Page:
The Armview restaurant and Lounge is located in Halifax, in the Canadian provence of Nova Scotia. The Armview has seen a great number of celebrations in it’s day, and this year it topped it off with celebrating it’s 60th year, a great feat for any restaurant! It is also one of my favourites for celebrating a special occasion or just catching up with friends over a milkshake.
The Armview restaurant and diner has its’ name as it is situated close to the Halifax arm which is an inlet coming in off of the harbor. This is a nice area for families as there is a great walking trail and even a small beach close-by. It is an easy walk from the Halifax shopping center, great for lunches out with friends then hitting the mall after.
The Armview celebrated its’ 60th anniversary this summer and although the restaurant had a facelift a few years ago it still maintains a lot of the same charm. I love seeing vintage throwbacks in any situation but the Armview does it with sincerity.
They have a great menu which is like a blend of an old school diner and local and international flavors such as the peanut butter burger and my favorite, the sesame chicken stir-fry. The lounge is a great place to chill and have a relaxing drink and I’m told they have a great wine list and even do special events with DJs and do wine tasting events.
Last month Lomography UK celebrated 25 years of Lomography by building a great big Lomowall on Ganton St, Soho. We launched this on the same week as the Carnaby St Street party and it grabbed a lot of people's attention.
It’s the epitome of a disaster. One fatal day in April 31 years ago changed the world forever. Reactor number 4 exploded, nuclear fuel sticks melted and a radioactive cloud frightened Europe. Chernobyl is a testament for the fragility of humankind. I paid a visit to the post-apocalypse.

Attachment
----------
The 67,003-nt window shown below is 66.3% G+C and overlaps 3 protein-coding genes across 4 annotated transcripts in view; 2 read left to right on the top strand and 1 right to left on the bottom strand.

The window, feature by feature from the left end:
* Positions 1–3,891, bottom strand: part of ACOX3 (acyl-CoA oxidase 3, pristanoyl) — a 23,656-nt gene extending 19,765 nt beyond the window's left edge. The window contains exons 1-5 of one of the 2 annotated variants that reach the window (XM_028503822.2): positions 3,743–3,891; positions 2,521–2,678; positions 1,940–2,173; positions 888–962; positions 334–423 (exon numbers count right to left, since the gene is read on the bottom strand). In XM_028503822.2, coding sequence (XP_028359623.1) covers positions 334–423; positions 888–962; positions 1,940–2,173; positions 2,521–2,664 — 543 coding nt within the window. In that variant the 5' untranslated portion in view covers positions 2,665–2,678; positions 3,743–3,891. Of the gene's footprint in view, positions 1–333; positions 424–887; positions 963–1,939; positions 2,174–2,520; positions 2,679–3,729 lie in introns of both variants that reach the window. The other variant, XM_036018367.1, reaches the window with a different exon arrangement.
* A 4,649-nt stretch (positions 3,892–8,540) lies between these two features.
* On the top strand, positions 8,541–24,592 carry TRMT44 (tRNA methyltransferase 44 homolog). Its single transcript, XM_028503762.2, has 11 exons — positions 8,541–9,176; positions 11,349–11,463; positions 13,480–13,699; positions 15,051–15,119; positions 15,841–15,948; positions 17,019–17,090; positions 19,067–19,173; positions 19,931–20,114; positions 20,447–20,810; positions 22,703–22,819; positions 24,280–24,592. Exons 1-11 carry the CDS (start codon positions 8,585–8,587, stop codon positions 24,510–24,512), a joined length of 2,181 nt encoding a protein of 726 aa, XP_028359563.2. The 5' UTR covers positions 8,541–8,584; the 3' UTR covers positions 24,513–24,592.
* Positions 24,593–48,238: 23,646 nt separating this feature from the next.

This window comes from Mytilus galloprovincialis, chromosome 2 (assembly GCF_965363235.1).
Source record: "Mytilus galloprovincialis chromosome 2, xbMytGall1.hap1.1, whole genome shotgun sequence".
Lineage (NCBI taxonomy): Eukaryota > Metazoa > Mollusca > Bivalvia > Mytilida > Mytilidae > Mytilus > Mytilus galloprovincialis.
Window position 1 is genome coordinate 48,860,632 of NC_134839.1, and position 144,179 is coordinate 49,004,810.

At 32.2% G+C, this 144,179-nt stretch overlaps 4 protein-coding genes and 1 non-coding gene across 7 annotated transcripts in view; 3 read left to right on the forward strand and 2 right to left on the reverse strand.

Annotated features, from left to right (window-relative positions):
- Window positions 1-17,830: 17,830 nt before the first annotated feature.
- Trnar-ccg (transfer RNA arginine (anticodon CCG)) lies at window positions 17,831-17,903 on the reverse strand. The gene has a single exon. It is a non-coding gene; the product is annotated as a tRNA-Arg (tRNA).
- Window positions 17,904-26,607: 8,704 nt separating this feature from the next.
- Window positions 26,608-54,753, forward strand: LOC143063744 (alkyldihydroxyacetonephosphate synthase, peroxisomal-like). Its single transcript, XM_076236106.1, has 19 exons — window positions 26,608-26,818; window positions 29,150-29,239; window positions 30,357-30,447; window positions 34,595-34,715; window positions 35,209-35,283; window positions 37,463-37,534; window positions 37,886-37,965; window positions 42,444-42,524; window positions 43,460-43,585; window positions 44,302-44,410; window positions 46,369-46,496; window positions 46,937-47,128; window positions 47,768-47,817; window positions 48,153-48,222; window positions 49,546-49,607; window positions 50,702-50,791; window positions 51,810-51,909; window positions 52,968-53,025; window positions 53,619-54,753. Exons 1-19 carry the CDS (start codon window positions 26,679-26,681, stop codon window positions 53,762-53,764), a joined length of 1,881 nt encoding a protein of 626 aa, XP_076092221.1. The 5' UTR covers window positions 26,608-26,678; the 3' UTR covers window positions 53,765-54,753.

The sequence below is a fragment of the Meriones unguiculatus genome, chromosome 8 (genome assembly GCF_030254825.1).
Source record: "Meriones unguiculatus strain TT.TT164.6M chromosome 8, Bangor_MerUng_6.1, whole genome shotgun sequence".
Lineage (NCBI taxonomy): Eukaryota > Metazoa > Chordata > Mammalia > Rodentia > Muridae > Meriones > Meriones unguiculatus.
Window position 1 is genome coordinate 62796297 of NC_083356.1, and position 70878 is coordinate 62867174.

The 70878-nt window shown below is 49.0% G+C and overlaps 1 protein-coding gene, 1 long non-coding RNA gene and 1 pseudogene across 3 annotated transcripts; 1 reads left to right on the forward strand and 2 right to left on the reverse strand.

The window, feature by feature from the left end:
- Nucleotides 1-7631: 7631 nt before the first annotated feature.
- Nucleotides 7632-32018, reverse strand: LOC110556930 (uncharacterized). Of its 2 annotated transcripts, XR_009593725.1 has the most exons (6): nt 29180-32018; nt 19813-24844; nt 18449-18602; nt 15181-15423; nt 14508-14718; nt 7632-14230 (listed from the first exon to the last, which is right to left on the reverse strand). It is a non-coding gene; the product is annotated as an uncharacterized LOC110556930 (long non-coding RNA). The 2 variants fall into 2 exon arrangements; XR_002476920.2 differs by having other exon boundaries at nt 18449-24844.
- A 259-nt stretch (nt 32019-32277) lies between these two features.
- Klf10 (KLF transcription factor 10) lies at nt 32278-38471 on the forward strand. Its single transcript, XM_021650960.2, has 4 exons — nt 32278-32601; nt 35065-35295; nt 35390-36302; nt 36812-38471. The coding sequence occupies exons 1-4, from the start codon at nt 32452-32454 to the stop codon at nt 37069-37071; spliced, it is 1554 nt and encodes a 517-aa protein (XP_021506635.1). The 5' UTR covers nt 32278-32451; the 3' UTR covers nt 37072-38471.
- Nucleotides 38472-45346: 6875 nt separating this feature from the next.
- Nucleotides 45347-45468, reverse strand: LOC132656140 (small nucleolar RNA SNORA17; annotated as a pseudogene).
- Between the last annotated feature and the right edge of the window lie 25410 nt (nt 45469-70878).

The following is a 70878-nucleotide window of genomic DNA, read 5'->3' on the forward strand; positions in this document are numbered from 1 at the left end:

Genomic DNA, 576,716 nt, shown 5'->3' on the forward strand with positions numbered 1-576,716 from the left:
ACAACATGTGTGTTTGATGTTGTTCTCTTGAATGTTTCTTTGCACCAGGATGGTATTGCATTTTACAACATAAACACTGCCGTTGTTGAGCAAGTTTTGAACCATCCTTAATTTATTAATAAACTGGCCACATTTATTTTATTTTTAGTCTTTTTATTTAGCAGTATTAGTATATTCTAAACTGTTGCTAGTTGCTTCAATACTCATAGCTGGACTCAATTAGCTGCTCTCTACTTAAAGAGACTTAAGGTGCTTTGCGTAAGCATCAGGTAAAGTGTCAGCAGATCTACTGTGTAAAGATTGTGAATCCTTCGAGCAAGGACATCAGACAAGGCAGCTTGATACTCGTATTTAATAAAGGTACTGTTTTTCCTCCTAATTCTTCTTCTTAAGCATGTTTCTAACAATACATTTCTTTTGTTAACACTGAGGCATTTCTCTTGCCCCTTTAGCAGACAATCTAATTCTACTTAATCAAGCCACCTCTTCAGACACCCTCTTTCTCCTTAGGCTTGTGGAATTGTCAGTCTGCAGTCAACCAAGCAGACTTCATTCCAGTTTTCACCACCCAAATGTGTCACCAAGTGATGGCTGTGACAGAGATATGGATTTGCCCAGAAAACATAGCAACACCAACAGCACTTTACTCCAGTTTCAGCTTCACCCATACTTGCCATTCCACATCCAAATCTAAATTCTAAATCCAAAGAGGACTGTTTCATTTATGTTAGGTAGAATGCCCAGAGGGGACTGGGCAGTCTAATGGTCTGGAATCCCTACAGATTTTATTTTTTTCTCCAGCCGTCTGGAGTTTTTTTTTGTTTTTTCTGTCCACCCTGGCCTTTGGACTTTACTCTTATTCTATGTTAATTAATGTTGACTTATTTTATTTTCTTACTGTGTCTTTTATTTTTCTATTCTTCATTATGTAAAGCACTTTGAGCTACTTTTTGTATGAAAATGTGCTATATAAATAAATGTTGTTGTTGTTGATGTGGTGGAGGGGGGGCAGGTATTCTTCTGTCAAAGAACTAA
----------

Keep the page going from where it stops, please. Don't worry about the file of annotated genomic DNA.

A long-time fan of plastic cameras, Argentinean writer and photographer Lorraine Healy is the author of “Tricks With A Plastic Wonder,” a manual for achieving better results with a Holga camera. In this article, Healy dissects the process that led to catching lightning with a 35mm camera.
The Farm Security Administration was body created to fight poverty in America during the Great Depression. Among the projects was its famous photography program that launched a number of photographers that would become legends of their own.
As part of the 10th anniversary celebrations of the Diana F+ we interviewed Denise Grays, a US based film photography fanatic who recently set up #dianaday on twitter. She shared some of her favourite shots and talked about her passion for this dreamy, soft focus camera.
Autumn is our favourite season and it’s the perfect time to capture the last bursts of colour before the frost sets in. Join us for some exciting new workshops and events this month, and don’t forget to bring a scarf.
To celebrate a decade of the Diana F+, we collected the best images taken with this classic Lomography camera. Watch how it rearranged and reshaped the world in this gallery of mind-boggling multiple exposures.
It's just a few nights of sleep away for Halloween, yet Monday continues to drag. This week's no special, but if you're at your wit's end and can't wait for the month-ender celebrations of extravagant horror and garb, start the madness with a zany hat to top it off now.
Earlier this year we were chuffed to launch a very memorable type of 35mm film: the Lomography Color Negative F²/400. We had recovered it from the last ever supply of an Italian filmmaker, and stocked it for seven years in special conditions. Much sought after for the film's nostalgic aesthetic, beautiful blue tones, with hints of X-Pro character, the F²/400 35mm rolls flew off our shelves like hotcakes – and rapidly went out of stock worldwide.